3. To summarize my thoughts:
- In this short review I tried to correlate the origin of Sea Peoples with Turkic, Ugric and Iranian tribes. I correlated the tribe names, personal names and sparse words used by the Sea Peoples to geographic names, personal names, tribe names and words of recent Hungary and Transylvania. My linguistic and historical knowledge is limited but I think this theory makes at least as much sense (even if not more) than others.
2. I suggest taking into serious consideration that the Sea Peoples were a confederation of tribes living on the Eurasian steppe (including the Carpathian basin) like centuries later confederations ruled by Attila the Hun, or the Avar, Bulgarian, Magyar, Cuman, Mongol etc. confederations which included Turkic, Ugric, Slavic, Germanic, Iranian, etc. elements.
Whether if they were originating from the Carpathian Basin, or they were settling there after their lost battles (or both) if at all, remains elusive.
Hungarian scone “pogácsa” recipe
The pogácsa is a type of savory scone-patty in Hungarian cuisine. The Hungarian word derives ultimately from the Latin panis focacius, i.e. bread (panis) baked on the hearth or fireplace (focus), via the Italian focaccia and, more directly, south Slavic languages (Serbo-Croatian pogača). The word, and to a greater or lesser degree the food itself, is related as well to the Turkish poğaça, the Greek μπουγάτσα, and the French fougasse. Pogácsa is also a typical product of other cuisines in the Pannonian Basin. It is known by similar names by the people of these regions like the Austrian German pogatschen, borrowed from the Hungarian.
Pogácsa, in Hungary are made from either short dough or yeast dough. As with scones and biscuits, eggs and butter are common ingredients, as is milk, cream or sour cream. Many traditional versions exist, with size, shape–the most common is round– typically 3 to 10 cm in diameter- and flavor variations in each region/city of Hungary. A dozen different ingredients can be found either in the dough, sprinkled on top before baking, or both: medium-firm fresh cheeses, aged dry hard cheese(s), pork crackling, cabbage, black pepper, hot or sweet paprika, garlic, red onion, caraway seeds, sesame seeds, sunflower seeds or poppy seeds. They are traditionally eaten as a snack or with soup specially the bigger ones, with a stew such as goulash or bean soup.
The imagery of a young boy or young man off to see the world with fresh “pogácsa baked on cinder” in his knapsack is a common scene in many Hungarian fables and folk stories.
Ingredients: 2 cups or 500 grams all-purpose flour, 1 pinch of sugar, 20 grams of yeast, 100 ml milk, 1/4 teaspoon baking soda, 1/2 teaspoon salt, 8 tablespoons or 300 grams butter, 1/2 cup or 200 ml cream, 2 large eggs, 200 grams cheese such as Emmentaler, Maasdam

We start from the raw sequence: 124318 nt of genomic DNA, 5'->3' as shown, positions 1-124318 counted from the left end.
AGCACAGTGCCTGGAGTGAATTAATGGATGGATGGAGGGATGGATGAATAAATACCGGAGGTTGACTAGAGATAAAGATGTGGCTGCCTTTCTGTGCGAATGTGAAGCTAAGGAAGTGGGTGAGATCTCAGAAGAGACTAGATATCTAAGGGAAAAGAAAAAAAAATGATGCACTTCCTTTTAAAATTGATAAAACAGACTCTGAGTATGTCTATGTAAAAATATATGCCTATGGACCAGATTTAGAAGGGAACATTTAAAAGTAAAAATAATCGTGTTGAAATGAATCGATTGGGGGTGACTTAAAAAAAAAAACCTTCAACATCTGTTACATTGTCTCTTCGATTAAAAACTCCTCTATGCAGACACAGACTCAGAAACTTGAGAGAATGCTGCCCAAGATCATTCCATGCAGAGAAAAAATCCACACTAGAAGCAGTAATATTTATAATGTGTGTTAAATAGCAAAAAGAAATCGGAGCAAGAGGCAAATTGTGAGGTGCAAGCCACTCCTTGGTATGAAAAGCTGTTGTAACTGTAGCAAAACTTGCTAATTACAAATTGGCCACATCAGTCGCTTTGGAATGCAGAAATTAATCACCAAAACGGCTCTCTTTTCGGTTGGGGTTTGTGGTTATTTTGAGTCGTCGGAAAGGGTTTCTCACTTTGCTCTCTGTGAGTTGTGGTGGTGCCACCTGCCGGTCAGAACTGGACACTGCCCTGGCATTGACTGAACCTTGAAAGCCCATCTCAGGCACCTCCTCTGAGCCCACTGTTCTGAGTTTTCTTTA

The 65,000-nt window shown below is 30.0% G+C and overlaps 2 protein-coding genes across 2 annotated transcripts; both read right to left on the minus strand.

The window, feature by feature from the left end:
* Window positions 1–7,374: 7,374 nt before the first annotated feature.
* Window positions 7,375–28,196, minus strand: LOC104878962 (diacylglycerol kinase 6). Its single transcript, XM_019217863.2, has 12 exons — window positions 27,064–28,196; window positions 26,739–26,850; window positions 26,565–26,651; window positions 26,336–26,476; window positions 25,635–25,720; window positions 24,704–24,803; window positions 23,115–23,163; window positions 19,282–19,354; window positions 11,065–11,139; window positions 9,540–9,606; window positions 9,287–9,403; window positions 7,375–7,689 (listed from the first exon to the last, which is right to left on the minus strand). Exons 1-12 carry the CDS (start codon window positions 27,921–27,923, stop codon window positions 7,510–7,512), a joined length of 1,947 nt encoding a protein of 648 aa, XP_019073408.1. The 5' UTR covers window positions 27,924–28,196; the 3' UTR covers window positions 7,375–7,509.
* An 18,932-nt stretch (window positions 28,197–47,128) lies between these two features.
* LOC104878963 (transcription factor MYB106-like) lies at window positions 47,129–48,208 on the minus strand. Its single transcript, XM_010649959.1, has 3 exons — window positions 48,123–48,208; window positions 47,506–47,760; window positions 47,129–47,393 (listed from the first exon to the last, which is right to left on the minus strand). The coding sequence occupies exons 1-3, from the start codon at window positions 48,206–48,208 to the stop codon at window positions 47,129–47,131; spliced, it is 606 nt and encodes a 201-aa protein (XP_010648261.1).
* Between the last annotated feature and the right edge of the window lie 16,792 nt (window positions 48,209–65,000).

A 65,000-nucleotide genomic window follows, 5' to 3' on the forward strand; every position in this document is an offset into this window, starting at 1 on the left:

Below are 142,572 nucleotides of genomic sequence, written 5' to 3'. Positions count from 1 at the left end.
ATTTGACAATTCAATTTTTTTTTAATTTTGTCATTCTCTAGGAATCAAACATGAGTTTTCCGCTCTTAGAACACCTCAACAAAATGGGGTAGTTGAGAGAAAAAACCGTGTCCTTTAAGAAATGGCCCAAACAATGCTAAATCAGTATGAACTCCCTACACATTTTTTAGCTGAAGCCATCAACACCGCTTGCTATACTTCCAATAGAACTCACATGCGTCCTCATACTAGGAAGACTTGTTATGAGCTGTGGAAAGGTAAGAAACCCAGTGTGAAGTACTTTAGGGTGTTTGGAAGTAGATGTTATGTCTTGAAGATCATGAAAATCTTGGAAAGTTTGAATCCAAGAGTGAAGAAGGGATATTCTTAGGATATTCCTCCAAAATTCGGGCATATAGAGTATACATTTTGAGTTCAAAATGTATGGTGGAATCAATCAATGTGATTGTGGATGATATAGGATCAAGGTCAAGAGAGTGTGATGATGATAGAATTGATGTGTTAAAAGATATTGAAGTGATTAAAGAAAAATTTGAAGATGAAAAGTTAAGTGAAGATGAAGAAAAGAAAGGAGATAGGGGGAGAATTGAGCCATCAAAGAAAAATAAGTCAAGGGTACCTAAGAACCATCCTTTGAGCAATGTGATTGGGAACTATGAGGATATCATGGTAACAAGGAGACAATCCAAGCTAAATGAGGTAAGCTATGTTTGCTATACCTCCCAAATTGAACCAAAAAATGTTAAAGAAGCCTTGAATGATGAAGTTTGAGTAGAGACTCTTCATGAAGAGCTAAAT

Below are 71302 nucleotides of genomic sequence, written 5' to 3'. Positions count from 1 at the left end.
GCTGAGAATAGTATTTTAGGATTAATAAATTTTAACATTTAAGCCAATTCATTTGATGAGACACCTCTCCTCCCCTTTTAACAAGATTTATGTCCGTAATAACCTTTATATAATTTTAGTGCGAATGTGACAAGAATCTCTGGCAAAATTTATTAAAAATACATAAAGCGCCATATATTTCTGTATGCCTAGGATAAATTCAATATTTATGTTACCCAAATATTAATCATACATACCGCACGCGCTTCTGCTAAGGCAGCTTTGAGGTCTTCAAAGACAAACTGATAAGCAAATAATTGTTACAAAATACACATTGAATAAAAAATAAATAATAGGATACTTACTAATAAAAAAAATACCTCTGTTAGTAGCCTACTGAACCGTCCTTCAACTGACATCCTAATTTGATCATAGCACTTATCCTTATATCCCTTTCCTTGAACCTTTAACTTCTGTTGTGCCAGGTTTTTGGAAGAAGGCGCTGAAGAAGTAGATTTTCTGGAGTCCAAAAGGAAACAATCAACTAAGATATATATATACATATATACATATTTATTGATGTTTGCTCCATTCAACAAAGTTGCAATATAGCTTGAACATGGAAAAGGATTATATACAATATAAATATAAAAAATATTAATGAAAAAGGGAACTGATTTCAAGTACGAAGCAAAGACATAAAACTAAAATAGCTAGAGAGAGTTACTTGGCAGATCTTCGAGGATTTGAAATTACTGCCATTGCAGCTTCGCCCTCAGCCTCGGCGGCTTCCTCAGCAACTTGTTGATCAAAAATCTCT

- Add yeast into the lukewarm milk. Don’t forget to add 1 teaspoon of sugar! Wait until yeast is raised.
- In a large bowl, mix flour, raised yeast-milk, baking soda and salt. Add butter or margarine into flour mixture, and using clean hands, blend until mixture resembles coarse meal (mixture should resemble coarse meal).
- In a small bowl, whisk cream and egg until smooth. Add egg and cream into flour, and mix until dough holds together.
- Grate cheese and add to dough.
- Use your hands to press the dough against the bowl into a ball. (The dough will be sticky in places, and there may not seem to be enough liquid at first, but as you press, the dough will come together).
- Cover and let it grow for about 2 hours. Then roll the dough with a rolling pin.
- Preheat oven to 400 F or 220 degrees. Form dough into round balls with the pastry cutter.
- Place scones on a lightly buttered and floured surface or nonstick cookie sheet (preferably lined with parchment paper). Make a crosshatch design by pressing the back of fork tines on top of each scone. Scones should be spaced about 1-inch apart. Smear scones with egg white or oil.
- Bake in oven for about 25 minutes, or until scones are pale golden. Cool for 5 minutes and serve warm or at room temperature.
Carnival, the exciting time of the year is coming in two weeks!
Preface: The official beginning of Germany’s carnival season, the so called “Fifth Season” is on November 11th, at 11:11 a.m. The “Council of Eleven” comes together throughout Germany to plan the events for the upcoming carnival festivities. The official hats of the councils’ members this year is the Colorful fool’s caps with little bells. The real deal though won’t happen until March 7-9, 2011; in this year Germany’s costume balls and street parades take place between March 7-9, 2011, so mark your calendars and start planning!
Almost every German city celebrates carnival and organizes a street parade in its city center, but the best and most traditional carnival festivities take place in Cologne, Düsseldorf, Münster, Baden-Würtemberg, Aachen, and Mainz.
The celebrations kick off with “Women’s Carnival” on Thursday before Ash Wednesday. So ladies, this is your day: You can kiss any man you like after cutting off his tie.
The next highlight is Rose Monday: Marching bands, dancers, and floats parade down the streets, throwing confetti, sweets, and toys. The elaborate floats often show caricatured figures mocking politicians and other personalities. Thousands of dressed-up Germans are flocking the streets every year to watch this spectacle.
On Shrove Tuesday, costume balls are held all over Germany, while the quiet Ash Wednesday marks the end of the frenzied fun.
Carnival can not be celebrated without eating donuts (Krapfen in German). The name Krapfen comes from eaten on “schmaltzy Saturday” as “Schmoizana Samsda”, and arose from the custom of that day a large supply of fat noodles and donuts to bake, which had to reach up to Shrove Tuesday – following the motto: “It is funny the Fasenacht if the mother Kücheln bacht, but if they do not bacht, I whistle on the Fasenacht.
So you do not desire to “Fasenacht” passes, we have to put together some recipes for the schmaltzy temptation.